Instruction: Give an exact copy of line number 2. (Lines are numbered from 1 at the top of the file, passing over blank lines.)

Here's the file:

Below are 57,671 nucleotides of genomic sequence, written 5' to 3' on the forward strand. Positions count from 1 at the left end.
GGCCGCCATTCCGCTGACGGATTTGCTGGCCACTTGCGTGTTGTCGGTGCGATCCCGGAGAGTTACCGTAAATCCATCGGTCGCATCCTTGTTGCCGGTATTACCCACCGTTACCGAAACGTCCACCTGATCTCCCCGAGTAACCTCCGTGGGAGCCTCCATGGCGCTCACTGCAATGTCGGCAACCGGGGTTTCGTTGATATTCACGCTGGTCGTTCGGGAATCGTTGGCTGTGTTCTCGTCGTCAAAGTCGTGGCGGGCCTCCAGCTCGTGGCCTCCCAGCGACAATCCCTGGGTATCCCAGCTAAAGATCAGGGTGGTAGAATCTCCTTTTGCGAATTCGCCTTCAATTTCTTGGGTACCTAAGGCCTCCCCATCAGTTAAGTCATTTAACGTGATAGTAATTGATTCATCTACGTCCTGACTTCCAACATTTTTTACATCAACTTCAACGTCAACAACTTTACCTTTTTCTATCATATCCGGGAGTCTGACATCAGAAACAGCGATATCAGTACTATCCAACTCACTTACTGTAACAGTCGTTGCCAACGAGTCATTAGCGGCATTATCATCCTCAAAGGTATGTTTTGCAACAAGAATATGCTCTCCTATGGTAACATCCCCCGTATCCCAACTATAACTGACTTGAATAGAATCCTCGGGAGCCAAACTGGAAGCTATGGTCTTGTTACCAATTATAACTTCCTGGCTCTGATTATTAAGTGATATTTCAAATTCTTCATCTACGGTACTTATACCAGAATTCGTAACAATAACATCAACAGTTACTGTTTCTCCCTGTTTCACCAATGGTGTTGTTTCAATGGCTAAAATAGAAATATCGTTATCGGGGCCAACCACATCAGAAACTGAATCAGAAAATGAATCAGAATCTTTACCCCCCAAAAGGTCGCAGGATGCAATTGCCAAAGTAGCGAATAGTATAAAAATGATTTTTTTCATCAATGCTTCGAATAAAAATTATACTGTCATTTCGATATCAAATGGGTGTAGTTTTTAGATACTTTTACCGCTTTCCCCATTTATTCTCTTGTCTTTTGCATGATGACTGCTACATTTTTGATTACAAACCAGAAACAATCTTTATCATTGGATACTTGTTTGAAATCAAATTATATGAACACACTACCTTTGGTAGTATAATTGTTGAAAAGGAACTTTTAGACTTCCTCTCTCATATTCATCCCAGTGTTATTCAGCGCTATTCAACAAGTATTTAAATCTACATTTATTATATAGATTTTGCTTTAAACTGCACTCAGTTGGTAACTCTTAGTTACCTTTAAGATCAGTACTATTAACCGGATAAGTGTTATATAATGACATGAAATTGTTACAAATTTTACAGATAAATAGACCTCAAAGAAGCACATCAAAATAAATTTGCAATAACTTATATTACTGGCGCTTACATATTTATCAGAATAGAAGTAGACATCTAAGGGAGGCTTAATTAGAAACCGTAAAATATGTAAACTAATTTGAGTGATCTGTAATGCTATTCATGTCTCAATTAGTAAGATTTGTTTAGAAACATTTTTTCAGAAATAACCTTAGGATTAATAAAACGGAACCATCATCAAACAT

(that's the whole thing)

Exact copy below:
GGCCGCCATTCCGCTGACGGATTTGCTGGCCACTTGCGTGTTGTCGGTGCGATCCCGGAGAGTTACCGTAAATCCATCGGTCGCATCCTTGTTGCCGGTATTACCCACCGTTACCGAAACGTCCACCTGATCTCCCCGAGTAACCTCCGTGGGAGCCTCCATGGCGCTCACTGCAATGTCGGCAACCGGGGTTTCGTTGATATTCACGCTGGTCGTTCGGGAATCGTTGGCTGTGTTCTCGTCGTCAAAGTCGTGGCGGGCCTCCAGCTCGTGGCCTCCCAGCGACAATCCCTGGGTATCCCAGCTAAAGATCAGGGTGGTAGAATCTCCTTTTGCGAATTCGCCTTCAATTTCTTGGGTACCTAAGGCCTCCCCATCAGTTAAGTCATTTAACGTGATAGTAATTGATTCATCTACGTCCTGACTTCCAACATTTTTTACATCAACTTCAACGTCAACAACTTTACCTTTTTCTATCATATCCGGGAGTCTGACATCAGAAACAGCGATATCAGTACTATCCAACTCACTTACTGTAACAGTCGTTGCCAACGAGTCATTAGCGGCATTATCATCCTCAAAGGTATGTTTTGCAACAAGAATATGCTCTCCTATGGTAACATCCCCCGTATCCCAACTATAACTGACTTGAATAGAATCCTCGGGAGCCAAACTGGAAGCTATGGTCTTGTTACCAATTATAACTTCCTGGCTCTGATTATTAAGTGATATTTCAAATTCTTCATCTACGGTACTTATACCAGAATTCGTAACAATAACATCAACAGTTACTGTTTCTCCCTGTTTCACCAATGGTGTTGTTTCAATGGCTAAAATAGAAATATCGTTATCGGGGCCAACCACATCAGAAACTGAATCAGAAAATGAATCAGAATCTTTACCCCCCAAAAGGTCGCAGGATGCAATTGCCAAAGTAGCGAATAGTATAAAAATGATTTTTTTCATCAATGCTTCGAATAAAAATTATACTGTCATTTCGATATCAAATGGGTGTAGTTTTTAGATACTTTTACCGCTTTCCCCATTTATTCTCTTGTCTTTTGCATGATGACTGCTACATTTTTGATTACAAACCAGAAACAATCTTTATCATTGGATACTTGTTTGAAATCAAATTATATGAACACACTACCTTTGGTAGTATAATTGTTGAAAAGGAACTTTTAGACTTCCTCTCTCATATTCATCCCAGTGTTATTCAGCGCTATTCAACAAGTATTTAAATCTACATTTATTATATAGATTTTGCTTTAAACTGCACTCAGTTGGTAACTCTTAGTTACCTTTAAGATCAGTACTATTAACCGGATAAGTGTTATATAATGACATGAAATTGTTACAAATTTTACAGATAAATAGACCTCAAAGAAGCACATCAAAATAAATTTGCAATAACTTATATTACTGGCGCTTACATATTTATCAGAATAGAAGTAGACATCTAAGGGAGGCTTAATTAGAAACCGTAAAATATGTAAACTAATTTGAGTGATCTGTAATGCTATTCATGTCTCAATTAGTAAGATTTGTTTAGAAACATTTTTTCAGAAATAACCTTAGGATTAATAAAACGGAACCATCATCAAACAT